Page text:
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Runner's World (UK) - - Carbs Fuel For Running -

EN­ERGY BARS These are solid, so take longer to be ab­sorbed into the blood­stream. This may be a dis­ad­van­tage in shorter races, but can work in your favour over longer dis­tances. They’re also good be­fore a long race. Some peo­ple find bars more palat­able than gels.

SWEETS Any­thing with a high sugar con­tent will help re­stock your body’s glyco­gen stores quickly, although you won’t get ex­tra ingredients like elec­trolytes. Sports nutri­tion sweets are also avail­able.

MALTODEXTRIN This is of­ten the pri­mary car­bo­hy­drate source in gels and en­ergy drinks. It’s de­rived from corn­starch, easy to digest and de­liv­ers en­ergy quickly.

GLU­COSE The most com­mon carb in na­ture, also of­ten known as dex­trose.

FRUC­TOSE De­rived from fruit sugar, and ab­sorbed via a dif­fer­ent pathway to glu­cose, so when taken in com­bi­na­tion it can in­crease your body’s max­i­mum car­bo­hy­drate­ab­sorp­tion rate.

SU­CROSE Glu­cose and fruc­tose com­bined. Oth­er­wise known as ta­ble sugar. SODIUM A key elec­trolyte. ELEC­TROLYTES Im­por­tant body salts and min­er­als, which are lost via sweat. For more in­for­ma­tion, see the hy­dra­tion sec­tion, p26.

CAF­FEINE A stim­u­lant that has been proven to boost per­for­mance and lower per­ceived ex­er­tion. Re­search shows you need 3mg per kg of body weight, but con­sider the tim­ing of your caf­feine hit, as it only reaches peak ef­fect an hour af­ter con­sump­tion. Try it in train­ing so you know how it af­fects you.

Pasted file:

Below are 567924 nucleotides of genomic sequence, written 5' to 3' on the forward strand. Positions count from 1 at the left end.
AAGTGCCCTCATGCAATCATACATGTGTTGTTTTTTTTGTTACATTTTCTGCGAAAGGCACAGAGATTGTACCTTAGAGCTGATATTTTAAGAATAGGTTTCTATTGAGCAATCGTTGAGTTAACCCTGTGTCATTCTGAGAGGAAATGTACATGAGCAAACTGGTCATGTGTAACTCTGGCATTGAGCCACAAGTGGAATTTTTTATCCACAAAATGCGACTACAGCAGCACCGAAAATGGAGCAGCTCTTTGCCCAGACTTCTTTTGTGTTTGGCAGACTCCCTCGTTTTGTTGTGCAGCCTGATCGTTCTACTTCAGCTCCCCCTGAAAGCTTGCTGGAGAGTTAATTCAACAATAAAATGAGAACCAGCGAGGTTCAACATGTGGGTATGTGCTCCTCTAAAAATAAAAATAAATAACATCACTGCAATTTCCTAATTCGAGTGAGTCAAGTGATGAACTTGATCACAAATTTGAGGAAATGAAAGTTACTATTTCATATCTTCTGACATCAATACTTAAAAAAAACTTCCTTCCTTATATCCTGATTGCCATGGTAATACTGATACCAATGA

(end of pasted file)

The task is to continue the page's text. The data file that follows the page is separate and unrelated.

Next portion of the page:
● SIS GO En­ergy + Dou­ble Caf­feine gel (150mg per gel), £11 for 6, sci­en­cein­sport.com

● Mypro­tein En­ergy Elite + Caf­feine gel (75mg per gel), £17.99 for 20, mypro­tein.com

● Max­in­u­tri­tion Fuel­max Plus gel (100mg per gel), £40.99 for 24, shop. max­in­u­tri­tion.com

NITRATES Nat­u­rally oc­cur­ring in some veg­eta­bles, (beet­root is a par­tic­u­larly rich source), ni­trate is con­verted into ni­tric ox­ide in the body, which in­creases blood flow and oxy­gen de­liv­ery. Ex­eter Univer­sity re­search found that drink­ing 500ml of beet­root juice a day for six days in­creased time to ex­haus­tion by 15 per cent. Also, ‘acute doses’ taken just be­fore ex­er­cise have been shown to boost per­for­mance. In one study, 6.6mmol (the amount of ni­trate in a Beet It Sport Shot, see be­low) taken be­tween two and two and a half hours be­fore ex­er­cise im­proved per­for­mance by 2.8 per cent.

WHAT KEY INGREDIENTS SHOULD I LOOK FOR WHEN I’M CHOOS­ING CAR­BO­HY­DRATE PROD­UCTS?

HOW MUCH WA­TER DO I NEED TO DRINK WHEN I’M RUN­NING?